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"Construction of British Advanced Landing Fields" from Tactical and Technical Trends

The following report on British advanced landing fields in WWII was originally printed in Tactical and Technical Trends, No. 19, February 25, 1943.

[DISCLAIMER: The following text is taken from the U.S. War Department publication Tactical and Technical Trends. As with all wartime intelligence information, data may be incomplete or inaccurate. No attempt has been made to update or correct the text. Any views or opinions expressed do not necessarily represent those of the website.]


The terrain of the Cyrenaican theater, over which the campaign of November 1941 to January 1942 was fought, is desolate, bare, and devoid of almost all the usual terrain features. Under such conditions, it was only natural that the work of the British engineers was of singular importance.

One of the major roles of the engineers in this campaign was the construction of advanced landing fields for both bomber and pursuit aircraft. For all engineer work, in the field or elsewhere, early warning of the requirements is needed; such warning is particularly necessary in the case of advanced landing-field construction in modern fast-moving battles under desert conditions. Broadly speaking, the advanced landing fields for fighter and other squadrons were constructed by two mobile construction parties of army engineers; these parties were reinforced as required by other engineer units of army or corps. Behind, and advancing to take over as the army moved forward, was a detachment of construction engineers.

The two mobile construction parties were formed before the operation started; each consisted of 1 officer and 50 enlisted men. These parties were attached to army corps as required. Forward liaison between RAF and army was provided by a senior RAF officer in charge of landing-field selection, and by appropriate engineer officers of field rank. The close liaison thus obtained produced very satisfactory results.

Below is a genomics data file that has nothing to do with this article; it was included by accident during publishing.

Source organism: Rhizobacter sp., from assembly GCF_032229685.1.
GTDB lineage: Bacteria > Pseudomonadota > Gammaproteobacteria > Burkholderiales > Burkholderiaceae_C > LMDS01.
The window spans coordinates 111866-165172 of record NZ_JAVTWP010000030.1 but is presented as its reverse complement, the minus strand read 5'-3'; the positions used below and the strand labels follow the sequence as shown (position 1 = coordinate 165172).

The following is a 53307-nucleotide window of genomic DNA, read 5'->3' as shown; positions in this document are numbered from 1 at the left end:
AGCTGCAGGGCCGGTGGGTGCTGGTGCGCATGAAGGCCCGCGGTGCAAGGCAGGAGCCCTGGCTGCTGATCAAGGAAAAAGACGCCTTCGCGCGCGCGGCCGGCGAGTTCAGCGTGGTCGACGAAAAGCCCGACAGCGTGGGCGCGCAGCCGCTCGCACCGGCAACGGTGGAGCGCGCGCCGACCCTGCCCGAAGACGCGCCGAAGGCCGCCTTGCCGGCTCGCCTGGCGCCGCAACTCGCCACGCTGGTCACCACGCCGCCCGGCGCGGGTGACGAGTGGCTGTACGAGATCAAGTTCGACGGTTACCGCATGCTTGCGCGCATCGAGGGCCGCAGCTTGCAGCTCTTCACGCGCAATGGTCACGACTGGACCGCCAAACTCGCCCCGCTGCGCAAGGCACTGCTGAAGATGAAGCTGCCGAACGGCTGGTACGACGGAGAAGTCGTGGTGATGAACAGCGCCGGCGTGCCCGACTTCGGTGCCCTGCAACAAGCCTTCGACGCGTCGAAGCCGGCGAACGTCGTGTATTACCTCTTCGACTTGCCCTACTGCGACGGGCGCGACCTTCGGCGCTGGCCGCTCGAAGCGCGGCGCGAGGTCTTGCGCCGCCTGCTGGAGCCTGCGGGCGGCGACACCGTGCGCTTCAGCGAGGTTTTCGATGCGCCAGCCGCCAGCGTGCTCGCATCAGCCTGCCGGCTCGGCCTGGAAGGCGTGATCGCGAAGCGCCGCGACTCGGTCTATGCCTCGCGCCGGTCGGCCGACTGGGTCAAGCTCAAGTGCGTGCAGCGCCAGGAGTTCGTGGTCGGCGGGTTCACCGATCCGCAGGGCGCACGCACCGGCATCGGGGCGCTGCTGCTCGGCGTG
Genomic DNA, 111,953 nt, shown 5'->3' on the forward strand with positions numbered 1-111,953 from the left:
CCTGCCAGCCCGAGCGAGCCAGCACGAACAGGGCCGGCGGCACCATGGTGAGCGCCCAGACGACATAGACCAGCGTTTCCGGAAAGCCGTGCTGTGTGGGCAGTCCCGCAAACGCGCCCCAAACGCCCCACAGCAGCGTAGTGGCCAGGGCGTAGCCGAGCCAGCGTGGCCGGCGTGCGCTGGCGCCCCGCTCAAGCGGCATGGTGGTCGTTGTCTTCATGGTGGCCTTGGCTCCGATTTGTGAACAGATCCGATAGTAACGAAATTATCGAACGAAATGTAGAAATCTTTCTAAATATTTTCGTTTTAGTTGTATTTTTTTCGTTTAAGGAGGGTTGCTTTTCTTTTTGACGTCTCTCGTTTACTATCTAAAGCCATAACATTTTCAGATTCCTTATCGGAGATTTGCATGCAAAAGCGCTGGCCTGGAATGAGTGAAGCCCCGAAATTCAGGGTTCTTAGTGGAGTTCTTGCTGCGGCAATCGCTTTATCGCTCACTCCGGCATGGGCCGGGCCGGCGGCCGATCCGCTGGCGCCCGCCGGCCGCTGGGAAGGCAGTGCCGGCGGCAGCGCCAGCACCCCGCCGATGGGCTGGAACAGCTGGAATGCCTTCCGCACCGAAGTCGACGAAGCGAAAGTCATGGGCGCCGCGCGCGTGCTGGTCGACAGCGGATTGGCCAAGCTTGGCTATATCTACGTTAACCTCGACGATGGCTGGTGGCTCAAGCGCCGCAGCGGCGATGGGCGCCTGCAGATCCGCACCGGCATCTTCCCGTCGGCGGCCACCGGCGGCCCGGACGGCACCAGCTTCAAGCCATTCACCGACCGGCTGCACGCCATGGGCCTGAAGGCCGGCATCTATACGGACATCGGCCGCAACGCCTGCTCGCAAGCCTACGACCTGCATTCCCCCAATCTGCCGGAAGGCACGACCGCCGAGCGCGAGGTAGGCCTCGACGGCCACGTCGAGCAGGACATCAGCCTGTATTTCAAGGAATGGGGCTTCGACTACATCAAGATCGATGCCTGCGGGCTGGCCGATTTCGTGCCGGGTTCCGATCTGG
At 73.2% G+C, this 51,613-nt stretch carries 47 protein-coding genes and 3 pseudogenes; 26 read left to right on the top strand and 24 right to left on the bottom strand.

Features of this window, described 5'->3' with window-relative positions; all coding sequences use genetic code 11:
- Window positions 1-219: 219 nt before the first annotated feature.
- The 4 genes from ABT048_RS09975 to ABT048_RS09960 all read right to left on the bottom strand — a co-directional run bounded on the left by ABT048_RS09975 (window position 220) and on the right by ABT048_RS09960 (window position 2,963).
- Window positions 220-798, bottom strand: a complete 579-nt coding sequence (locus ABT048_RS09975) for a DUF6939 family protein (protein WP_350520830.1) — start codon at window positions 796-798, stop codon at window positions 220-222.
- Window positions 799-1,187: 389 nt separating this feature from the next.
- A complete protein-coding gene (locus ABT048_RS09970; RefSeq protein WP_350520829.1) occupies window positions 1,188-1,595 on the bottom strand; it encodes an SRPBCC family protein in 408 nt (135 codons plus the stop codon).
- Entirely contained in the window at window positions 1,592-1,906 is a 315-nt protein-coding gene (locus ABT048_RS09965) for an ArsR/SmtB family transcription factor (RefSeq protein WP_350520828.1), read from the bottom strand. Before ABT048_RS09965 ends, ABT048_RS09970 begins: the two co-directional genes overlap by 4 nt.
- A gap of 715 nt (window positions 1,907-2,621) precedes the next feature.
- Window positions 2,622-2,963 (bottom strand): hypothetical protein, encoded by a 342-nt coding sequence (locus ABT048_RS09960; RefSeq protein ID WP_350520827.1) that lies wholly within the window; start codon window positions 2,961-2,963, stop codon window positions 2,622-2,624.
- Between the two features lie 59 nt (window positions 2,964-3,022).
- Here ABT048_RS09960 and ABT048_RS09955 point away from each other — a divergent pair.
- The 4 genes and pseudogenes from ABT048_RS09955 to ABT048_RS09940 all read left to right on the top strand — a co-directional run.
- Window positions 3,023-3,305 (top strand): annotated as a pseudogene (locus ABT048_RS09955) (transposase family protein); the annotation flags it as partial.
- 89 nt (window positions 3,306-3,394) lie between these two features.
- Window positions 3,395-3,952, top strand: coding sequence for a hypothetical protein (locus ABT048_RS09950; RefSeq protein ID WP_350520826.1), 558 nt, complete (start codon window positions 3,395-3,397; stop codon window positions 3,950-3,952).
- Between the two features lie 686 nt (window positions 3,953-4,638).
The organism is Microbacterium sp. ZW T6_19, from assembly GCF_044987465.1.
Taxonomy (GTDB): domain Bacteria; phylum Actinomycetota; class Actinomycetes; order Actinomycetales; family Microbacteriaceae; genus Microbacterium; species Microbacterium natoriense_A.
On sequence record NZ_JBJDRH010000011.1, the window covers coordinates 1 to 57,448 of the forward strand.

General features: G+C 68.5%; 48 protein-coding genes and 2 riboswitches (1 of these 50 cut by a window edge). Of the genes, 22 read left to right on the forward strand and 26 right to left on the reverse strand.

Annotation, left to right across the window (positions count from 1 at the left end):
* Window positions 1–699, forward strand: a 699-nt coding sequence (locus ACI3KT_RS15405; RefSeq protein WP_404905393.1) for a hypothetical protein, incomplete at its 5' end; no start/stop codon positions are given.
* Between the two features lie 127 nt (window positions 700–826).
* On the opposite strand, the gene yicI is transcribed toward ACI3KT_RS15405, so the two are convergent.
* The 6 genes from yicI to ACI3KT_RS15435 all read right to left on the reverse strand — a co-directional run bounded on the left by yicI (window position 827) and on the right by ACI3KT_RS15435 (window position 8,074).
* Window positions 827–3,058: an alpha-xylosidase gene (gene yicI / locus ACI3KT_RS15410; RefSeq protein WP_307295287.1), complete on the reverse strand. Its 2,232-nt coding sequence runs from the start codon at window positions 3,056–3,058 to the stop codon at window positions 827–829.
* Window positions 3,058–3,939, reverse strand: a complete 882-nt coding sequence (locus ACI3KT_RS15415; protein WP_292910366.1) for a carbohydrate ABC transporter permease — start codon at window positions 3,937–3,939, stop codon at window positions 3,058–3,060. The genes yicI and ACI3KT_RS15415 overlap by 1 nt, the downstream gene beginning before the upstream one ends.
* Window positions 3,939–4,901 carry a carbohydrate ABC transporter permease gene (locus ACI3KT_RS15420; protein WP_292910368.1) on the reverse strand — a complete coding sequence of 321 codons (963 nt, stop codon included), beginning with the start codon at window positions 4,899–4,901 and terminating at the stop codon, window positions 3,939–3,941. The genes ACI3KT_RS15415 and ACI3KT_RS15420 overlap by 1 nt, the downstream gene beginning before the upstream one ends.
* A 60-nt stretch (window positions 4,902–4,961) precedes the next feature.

In all, during the 2 months following November 18, fourteen entirely new landing fields were constructed. All landing fields consisted of two strips 150 to 300 yards wide; the fighter landing fields were 900 to 1,200 yards long, and the bombers' 200 yards longer; the minimum should however, be not less than 150 by 1,000 and 200 by 1,200 yards, respectively.

Both of the mobile construction parties were motorized; the most suitable trucks were found to be those of the dump type, as most of the work consisted of moving quantities of earth and stone either on to, or away from, the landing field; each party was allotted a motorized patrol. It was found that the strength of the parties was adequate, but that assistance from other engineer resources had frequently to be sought for landing-field construction and for dealing with work of a more permanent nature on landing fields. Each party should carry a small amount of explosives, materials for wind socks and for marking fields, paint for corner posts, signboards, etc.

For various reasons, the RAF adopted the policy that as many fighters as possible should use an airdrome--in some instances a fighter group of up to five squadrons. This policy necessitated large dispersal areas.

The following two examples give an idea of the minimum time required to prepare an advanced landing field. In each instance one party, organized as above, cleared two strips 1,100 yards by 300 yards; in one case work started at 0700 and fighters were operating from the field the same day, and in the other case at 1000 the next day. In general, however, it may be said that the mobile construction party or a platoon of combat engineers can clear and mark one strip a day, the landing field being completed, with two strips and all markings, in 3 days.

Another task of the greatest importance was the successful preparation of a strip 560 by 30 yards to enable 60 fighters to take off from a landing field water-logged as a result of a week's rain. This task was effected by filling up the soft spots with stone and draining away the standing water. All serviceable aircraft got off.


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